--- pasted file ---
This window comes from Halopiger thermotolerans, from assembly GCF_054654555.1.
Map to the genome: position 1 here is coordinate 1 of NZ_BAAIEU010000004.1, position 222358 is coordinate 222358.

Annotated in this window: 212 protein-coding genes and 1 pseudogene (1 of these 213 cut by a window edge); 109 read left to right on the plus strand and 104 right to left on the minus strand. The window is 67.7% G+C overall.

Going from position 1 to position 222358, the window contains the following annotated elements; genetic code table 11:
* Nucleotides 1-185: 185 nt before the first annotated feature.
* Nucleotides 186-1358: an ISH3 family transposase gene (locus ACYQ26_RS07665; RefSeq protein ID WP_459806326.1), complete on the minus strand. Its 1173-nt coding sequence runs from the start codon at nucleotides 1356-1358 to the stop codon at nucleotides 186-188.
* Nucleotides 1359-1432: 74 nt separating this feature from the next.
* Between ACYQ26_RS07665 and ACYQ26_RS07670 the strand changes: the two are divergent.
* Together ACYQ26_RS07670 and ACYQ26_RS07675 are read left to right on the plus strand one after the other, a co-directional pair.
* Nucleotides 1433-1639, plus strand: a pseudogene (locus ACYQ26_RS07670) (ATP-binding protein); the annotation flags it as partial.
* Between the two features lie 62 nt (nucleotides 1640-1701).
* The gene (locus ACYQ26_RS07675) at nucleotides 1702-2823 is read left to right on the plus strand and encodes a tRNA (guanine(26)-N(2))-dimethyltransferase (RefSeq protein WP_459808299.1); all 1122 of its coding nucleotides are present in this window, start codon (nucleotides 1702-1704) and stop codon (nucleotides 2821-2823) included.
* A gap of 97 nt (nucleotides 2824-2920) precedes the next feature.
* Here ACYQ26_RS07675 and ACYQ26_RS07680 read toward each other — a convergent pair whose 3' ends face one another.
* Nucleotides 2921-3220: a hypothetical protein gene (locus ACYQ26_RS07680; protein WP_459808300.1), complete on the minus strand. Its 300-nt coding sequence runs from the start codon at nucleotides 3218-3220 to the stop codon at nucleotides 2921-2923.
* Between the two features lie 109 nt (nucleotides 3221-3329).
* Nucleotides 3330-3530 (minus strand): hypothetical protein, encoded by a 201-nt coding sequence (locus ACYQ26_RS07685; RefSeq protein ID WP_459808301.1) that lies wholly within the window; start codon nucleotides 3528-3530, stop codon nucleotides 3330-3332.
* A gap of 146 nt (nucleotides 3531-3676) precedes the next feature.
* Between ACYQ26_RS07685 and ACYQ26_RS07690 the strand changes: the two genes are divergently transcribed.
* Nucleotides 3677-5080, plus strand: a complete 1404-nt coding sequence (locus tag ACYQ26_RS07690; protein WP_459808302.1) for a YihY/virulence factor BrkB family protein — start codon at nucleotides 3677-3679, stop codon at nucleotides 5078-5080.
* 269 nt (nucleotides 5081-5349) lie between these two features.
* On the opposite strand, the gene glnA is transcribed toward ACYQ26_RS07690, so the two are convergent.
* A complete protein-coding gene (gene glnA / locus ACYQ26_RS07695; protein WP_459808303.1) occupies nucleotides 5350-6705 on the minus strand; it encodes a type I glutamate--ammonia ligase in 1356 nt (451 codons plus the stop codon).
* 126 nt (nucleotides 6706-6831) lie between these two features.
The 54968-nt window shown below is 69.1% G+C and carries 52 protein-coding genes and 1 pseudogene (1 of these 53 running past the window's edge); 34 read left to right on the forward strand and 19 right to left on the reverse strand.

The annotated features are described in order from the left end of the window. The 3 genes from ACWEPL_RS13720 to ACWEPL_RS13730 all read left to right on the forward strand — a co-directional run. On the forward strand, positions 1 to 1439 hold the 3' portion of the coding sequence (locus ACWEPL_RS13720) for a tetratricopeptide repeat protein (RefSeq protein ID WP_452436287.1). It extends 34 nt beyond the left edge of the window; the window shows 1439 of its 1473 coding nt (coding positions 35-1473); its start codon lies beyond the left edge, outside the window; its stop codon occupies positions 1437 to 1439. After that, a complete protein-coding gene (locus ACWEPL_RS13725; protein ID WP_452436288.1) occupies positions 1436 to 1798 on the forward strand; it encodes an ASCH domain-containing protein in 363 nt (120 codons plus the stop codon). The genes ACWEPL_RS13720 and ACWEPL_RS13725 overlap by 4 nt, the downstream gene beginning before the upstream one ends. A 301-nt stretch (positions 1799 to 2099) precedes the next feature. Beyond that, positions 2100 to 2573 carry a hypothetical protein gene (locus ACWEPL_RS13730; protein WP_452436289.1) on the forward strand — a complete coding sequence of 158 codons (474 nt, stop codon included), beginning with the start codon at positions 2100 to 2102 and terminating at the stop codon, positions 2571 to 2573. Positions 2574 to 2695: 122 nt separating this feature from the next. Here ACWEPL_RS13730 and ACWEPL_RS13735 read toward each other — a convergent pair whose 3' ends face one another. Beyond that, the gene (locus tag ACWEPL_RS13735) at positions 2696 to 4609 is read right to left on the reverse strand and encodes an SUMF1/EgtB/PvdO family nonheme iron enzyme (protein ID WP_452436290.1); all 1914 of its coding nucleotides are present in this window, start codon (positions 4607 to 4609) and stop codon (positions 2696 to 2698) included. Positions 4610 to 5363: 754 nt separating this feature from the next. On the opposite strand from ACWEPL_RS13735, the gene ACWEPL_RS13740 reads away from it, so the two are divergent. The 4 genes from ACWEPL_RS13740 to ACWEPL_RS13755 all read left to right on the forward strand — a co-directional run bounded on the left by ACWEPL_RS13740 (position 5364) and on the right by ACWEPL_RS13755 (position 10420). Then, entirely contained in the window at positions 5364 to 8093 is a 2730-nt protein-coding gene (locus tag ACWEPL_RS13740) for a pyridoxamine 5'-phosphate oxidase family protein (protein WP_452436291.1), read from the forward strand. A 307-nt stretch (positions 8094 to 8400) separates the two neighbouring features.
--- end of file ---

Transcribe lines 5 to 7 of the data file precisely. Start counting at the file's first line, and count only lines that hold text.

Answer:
* Nucleotides 1-185: 185 nt before the first annotated feature.
* Nucleotides 186-1358: an ISH3 family transposase gene (locus ACYQ26_RS07665; RefSeq protein ID WP_459806326.1), complete on the minus strand. Its 1173-nt coding sequence runs from the start codon at nucleotides 1356-1358 to the stop codon at nucleotides 186-188.
* Nucleotides 1359-1432: 74 nt separating this feature from the next.